Some pieces of art, despite changing times, tastes and popular culture, remain “timeless.” These works are ones that not only reflect, but also define culture. 

One of these is Arthur Miller’s 1947 play, “All My Sons.” From Oct. 9 to Oct. 18, the play returns to its birthplace to celebrate the 100th year of the School of Music, Theatre & Dance and the centennial of Arthur Miller’s birth. SMTD has produced the play with a cast of 10 actors and director Wendy Goldberg. The premiere of the play last week kicked off a series of events in honor of the anniversaries. 

Playwright Arthur Miller is arguably one of the most important American makers of these works. His subtle critique of the American Dream and intimately recognizable characters are graspable to any audience. “All My Sons,” one of his earliest and most popular plays, perfectly captures his artisty and commentary. 

Based on true events, the story follows Joe Keller and his family. Joe authorized the sale of defective airplane parts during WWII, leading to 21 plane crashes. The blame, however, is put on Joe’s partner while he is exonerated. The family struggles with the grief of their lost son, Larry, as their youngest, Chris, prepares to propose to Larry’s ex-fiancée. In 24 hours, grief, guilt and moral dilemma unfold. 

“All My Sons” made its Broadway debut in 1947 as Miller’s second large professional production. His first had closed after only four performances in 1940, in what can only be described as a “flop.” This was only two years after Miller’s graduation from the University. 

Miller began his time at Michigan as a journalism major and writer for The Michigan Daily, before switching his major to study English. Within the department, he began his artistry under the guidance of Kenneth Rowe. It was this relationship that continued to connect Miller to the University throughout his life. 

Through his studies of Greek classics and the works of Norwegian playwright Henrik Ibsen, Miller was drawn to themes of middle-class life and human weakness, which would inspire his work and the other most important plays of the 20th century. 

“He knew that if it wasn’t successful, he wouldn’t remain a dramatist. As he himself has put it, ‘there were far more important things to do in the world’ than write plays,” director Goldberg said. 

Goldberg, who also graduated from the University in 1995 as a Theater and Comparative Literature major, understands the deep relevance of the play today. She has high hopes for its audience.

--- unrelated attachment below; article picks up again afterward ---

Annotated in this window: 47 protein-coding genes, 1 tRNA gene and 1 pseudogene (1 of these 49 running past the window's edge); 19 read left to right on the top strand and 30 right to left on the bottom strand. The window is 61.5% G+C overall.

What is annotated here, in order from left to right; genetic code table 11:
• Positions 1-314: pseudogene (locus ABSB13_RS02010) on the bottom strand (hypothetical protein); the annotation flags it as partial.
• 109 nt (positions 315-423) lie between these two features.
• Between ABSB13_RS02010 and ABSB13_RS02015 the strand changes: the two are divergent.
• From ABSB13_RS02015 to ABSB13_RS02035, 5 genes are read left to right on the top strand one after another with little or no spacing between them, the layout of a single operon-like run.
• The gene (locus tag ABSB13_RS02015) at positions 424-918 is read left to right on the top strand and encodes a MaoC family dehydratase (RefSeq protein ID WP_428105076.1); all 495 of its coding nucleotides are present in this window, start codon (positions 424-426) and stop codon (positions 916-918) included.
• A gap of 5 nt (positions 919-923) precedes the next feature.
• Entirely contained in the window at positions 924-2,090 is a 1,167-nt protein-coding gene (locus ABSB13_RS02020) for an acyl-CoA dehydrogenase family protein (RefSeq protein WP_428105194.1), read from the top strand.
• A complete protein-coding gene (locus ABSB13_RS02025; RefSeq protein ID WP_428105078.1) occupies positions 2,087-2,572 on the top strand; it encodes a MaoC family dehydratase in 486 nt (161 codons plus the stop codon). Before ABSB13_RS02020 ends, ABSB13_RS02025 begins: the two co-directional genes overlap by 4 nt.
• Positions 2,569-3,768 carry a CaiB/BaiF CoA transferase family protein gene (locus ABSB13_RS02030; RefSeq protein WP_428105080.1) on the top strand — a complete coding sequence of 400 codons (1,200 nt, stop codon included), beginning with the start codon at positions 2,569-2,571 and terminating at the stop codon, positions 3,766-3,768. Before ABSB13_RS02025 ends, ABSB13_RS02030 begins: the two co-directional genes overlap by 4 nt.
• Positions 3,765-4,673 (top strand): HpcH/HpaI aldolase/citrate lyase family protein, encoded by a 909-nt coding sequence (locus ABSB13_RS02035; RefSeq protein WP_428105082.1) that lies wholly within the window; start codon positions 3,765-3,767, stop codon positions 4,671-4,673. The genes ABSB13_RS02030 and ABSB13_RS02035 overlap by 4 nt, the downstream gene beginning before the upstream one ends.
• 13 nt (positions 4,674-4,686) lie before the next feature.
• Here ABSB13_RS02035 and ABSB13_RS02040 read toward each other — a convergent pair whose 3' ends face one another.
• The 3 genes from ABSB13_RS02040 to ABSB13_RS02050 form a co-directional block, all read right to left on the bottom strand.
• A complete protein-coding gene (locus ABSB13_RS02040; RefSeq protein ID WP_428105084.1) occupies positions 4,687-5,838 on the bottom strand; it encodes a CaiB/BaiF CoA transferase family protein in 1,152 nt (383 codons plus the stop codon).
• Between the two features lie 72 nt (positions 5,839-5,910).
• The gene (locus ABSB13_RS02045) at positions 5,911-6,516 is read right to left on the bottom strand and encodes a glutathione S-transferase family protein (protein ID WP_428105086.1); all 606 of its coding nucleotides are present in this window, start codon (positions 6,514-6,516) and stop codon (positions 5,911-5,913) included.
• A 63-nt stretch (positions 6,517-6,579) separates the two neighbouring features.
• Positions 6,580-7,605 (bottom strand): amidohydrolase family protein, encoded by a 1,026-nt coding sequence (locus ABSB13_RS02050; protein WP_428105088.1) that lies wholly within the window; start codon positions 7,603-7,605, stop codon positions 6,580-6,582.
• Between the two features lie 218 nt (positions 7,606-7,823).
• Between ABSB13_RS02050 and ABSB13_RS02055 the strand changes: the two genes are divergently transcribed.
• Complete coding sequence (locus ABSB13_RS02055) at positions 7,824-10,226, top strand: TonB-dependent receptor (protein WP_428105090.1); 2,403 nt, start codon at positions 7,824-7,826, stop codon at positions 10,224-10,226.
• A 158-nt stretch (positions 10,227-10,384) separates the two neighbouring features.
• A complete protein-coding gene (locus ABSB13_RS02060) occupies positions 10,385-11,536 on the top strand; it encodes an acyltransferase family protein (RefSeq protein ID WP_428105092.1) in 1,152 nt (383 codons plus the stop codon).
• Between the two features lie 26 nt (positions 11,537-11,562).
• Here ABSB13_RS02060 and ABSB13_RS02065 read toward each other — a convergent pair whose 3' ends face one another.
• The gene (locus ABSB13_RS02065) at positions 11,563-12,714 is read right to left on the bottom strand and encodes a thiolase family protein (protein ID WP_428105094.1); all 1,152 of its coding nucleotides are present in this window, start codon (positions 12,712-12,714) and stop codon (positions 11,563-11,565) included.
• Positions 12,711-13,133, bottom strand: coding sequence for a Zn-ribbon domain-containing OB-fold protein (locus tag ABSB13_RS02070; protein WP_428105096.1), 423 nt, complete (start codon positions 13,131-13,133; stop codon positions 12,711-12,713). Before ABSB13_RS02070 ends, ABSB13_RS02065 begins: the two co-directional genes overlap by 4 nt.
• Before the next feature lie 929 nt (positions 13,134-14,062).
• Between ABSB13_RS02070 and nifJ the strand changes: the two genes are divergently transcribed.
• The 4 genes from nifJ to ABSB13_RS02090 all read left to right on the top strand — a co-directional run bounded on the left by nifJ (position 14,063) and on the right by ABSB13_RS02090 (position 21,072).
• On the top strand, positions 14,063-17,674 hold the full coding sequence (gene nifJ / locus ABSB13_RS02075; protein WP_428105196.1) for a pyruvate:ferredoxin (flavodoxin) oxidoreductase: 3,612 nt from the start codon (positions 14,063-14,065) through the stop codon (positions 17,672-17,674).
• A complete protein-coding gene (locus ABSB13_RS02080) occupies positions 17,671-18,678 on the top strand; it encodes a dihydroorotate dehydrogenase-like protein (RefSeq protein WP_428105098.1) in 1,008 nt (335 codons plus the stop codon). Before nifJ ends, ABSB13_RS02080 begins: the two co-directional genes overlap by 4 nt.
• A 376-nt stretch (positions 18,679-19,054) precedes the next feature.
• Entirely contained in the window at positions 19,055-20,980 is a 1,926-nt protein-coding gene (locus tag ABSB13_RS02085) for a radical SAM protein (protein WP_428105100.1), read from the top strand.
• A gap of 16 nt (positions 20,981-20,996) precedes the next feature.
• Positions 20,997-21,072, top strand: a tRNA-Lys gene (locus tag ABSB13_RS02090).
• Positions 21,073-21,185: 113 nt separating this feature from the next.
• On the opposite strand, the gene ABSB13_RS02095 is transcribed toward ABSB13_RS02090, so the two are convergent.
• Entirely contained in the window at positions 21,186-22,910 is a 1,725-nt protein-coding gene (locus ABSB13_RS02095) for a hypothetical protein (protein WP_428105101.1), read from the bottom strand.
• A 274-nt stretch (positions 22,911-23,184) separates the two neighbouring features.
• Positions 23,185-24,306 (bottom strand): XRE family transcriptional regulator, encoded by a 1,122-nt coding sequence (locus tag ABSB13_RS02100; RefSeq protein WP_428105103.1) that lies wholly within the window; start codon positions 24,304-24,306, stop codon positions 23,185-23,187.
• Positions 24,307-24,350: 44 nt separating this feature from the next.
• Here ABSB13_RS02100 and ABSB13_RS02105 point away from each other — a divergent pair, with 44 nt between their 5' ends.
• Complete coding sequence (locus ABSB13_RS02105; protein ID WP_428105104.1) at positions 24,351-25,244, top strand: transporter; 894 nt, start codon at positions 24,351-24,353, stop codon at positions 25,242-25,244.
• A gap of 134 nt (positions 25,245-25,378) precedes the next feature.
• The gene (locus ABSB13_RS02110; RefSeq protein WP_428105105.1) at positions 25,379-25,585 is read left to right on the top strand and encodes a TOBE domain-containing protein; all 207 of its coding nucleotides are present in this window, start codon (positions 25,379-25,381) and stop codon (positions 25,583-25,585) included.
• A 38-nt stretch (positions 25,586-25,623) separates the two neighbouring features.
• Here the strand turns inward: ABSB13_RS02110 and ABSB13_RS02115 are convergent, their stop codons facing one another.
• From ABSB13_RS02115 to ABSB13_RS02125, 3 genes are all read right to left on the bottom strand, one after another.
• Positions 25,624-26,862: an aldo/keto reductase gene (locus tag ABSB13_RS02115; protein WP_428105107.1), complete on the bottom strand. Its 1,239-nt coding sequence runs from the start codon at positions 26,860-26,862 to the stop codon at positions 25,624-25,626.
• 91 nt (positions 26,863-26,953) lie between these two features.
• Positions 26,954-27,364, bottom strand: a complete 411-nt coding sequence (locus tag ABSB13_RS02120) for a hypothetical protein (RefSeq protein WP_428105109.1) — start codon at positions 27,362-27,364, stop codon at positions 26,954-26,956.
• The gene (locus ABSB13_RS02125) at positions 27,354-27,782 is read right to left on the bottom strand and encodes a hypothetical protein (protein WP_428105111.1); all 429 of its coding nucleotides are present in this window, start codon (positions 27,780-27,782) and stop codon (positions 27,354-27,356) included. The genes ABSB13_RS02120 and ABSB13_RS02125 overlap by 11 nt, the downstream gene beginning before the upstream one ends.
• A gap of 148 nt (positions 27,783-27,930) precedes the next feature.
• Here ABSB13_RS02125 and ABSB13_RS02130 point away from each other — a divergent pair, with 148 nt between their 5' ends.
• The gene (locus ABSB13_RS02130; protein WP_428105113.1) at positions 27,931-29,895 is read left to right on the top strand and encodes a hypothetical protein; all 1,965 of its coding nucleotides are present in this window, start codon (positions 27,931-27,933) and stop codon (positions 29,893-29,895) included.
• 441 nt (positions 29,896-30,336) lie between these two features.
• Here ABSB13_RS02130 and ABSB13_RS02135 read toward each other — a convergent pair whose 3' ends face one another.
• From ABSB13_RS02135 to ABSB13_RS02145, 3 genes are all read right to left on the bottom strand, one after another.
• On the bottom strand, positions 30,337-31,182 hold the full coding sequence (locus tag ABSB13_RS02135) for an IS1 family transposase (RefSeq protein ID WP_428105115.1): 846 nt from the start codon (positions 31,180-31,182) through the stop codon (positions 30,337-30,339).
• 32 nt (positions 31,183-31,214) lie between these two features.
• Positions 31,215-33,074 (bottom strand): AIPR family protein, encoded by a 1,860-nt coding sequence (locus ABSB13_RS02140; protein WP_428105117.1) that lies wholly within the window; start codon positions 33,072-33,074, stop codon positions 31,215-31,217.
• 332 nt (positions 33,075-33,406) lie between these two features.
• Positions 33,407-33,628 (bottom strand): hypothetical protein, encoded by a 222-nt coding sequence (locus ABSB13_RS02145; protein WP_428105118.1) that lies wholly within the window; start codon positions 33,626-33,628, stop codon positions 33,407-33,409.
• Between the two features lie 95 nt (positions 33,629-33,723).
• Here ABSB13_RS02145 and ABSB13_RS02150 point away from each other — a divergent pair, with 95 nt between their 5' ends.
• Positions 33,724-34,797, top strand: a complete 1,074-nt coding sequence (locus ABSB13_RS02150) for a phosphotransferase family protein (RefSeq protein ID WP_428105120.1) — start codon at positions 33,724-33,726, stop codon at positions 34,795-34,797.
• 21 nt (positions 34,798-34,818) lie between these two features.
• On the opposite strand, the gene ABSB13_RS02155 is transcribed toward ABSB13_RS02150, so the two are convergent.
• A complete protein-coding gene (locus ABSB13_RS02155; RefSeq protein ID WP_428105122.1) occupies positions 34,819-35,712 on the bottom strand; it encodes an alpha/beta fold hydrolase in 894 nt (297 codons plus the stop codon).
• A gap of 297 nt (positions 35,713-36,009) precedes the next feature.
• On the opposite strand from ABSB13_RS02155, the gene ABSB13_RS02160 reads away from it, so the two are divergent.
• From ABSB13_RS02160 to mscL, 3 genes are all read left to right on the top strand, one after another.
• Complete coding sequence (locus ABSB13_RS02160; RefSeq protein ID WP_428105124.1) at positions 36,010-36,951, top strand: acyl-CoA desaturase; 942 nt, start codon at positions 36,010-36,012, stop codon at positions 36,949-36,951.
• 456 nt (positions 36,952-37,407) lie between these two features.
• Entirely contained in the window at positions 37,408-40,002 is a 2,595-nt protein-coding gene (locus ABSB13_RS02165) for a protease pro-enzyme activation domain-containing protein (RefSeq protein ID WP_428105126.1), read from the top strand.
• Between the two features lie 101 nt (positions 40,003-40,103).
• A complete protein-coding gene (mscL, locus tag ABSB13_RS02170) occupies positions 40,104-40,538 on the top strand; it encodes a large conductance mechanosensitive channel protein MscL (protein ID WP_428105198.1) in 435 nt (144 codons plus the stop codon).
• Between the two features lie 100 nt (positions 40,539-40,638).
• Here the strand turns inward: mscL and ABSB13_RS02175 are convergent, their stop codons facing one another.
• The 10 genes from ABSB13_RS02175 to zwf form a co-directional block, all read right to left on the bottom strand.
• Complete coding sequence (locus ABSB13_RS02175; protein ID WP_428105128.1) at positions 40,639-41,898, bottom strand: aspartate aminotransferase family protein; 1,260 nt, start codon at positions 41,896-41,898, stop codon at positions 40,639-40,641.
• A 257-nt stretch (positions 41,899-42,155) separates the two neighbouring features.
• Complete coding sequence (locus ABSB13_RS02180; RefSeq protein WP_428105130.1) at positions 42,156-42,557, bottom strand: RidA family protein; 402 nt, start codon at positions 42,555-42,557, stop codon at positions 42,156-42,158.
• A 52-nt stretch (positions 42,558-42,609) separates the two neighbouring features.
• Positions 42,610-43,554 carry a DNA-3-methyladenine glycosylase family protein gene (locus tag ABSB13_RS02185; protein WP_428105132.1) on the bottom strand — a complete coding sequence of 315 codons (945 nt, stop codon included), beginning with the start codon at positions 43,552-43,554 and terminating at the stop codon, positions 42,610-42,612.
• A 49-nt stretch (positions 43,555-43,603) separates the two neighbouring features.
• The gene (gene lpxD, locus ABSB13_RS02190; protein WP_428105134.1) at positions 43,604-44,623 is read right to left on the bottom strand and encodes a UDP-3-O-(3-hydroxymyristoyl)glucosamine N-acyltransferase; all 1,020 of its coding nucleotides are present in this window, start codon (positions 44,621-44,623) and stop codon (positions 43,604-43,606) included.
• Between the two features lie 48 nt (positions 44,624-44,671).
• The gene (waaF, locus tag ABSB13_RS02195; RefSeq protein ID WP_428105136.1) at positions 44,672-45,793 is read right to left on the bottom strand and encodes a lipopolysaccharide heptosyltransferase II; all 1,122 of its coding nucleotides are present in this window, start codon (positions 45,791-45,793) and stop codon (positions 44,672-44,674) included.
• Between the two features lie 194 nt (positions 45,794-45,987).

“This play will always have resonance because war is a big business and we, as a nation, seem to always be in that business. In addition, the central themes of honor and duty in a family will be issues families throughout history will grapple with,” Goldberg said. “My hope artistically is to expose the depth of this story and remind audiences of the timeless nature of this work.” 

Much of this timeless nature can be attributed to Miller’s ability to resonate with a broad audience. Goldberg uses the example of gender to discuss this, rejecting the idea that Miller writes “guy plays.” Her personal and most poignant connection to the play is with the wife and mother, Kaye Keller. 

“There is language about all that Kate has kept of her lost son Larry’s; she has preserved his room and his things, and our production exposes what is up in that bedroom we never see on stage. For me, it is to shed light on all the pain mothers in particular have to endure with this sort of loss,” Goldberg said. “Kate Keller is given the last lines of this play — like a great Shakespeare play, the final speaker is assumed to be the one who will be the successor, and indeed in this domestic world, it remains true.” 

The excitement and commitment of those behind the production merits attention as well. Goldberg and the cast of 10 students (some acting parts many years their senior) will bring to life these nuanced perspectives, freshening the play and maximizing its emotional power. 

“My other large job in this production is to modulate the emotional intensity and help the actors choreograph their internal and external life,” Goldberg said.  Each character is critical in their own way, and the team has spent a great deal of time developing each individual story. 

“To direct Miller in the only theater in the world named after Miller, at a place that has shared this meaning for both of us, is a gift I will always cherish,” Goldberg said. 

As a treasure of American artistry and an accessible exploration of social responsibility, war and loss, “All My Sons” fulfills its important artistic function, transcends generational gaps and earns its handle as “timeless.” 

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